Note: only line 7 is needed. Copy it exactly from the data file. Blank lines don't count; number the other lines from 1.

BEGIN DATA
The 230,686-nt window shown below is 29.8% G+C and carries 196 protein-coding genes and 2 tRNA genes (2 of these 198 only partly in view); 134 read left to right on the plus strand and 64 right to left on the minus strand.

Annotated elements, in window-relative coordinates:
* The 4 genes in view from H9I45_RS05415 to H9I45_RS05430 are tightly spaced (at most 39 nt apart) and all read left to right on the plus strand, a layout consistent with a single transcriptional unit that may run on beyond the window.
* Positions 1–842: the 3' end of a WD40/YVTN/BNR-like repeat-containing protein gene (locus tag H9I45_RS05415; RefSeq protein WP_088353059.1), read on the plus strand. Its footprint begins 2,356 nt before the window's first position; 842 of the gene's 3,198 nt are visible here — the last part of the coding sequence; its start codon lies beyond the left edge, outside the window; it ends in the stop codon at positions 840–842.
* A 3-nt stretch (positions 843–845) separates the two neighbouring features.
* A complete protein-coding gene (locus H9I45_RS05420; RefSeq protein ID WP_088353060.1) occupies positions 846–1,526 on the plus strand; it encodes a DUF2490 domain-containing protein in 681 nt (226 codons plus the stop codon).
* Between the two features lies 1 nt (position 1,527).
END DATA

* Between the two features lies 1 nt (position 1,527).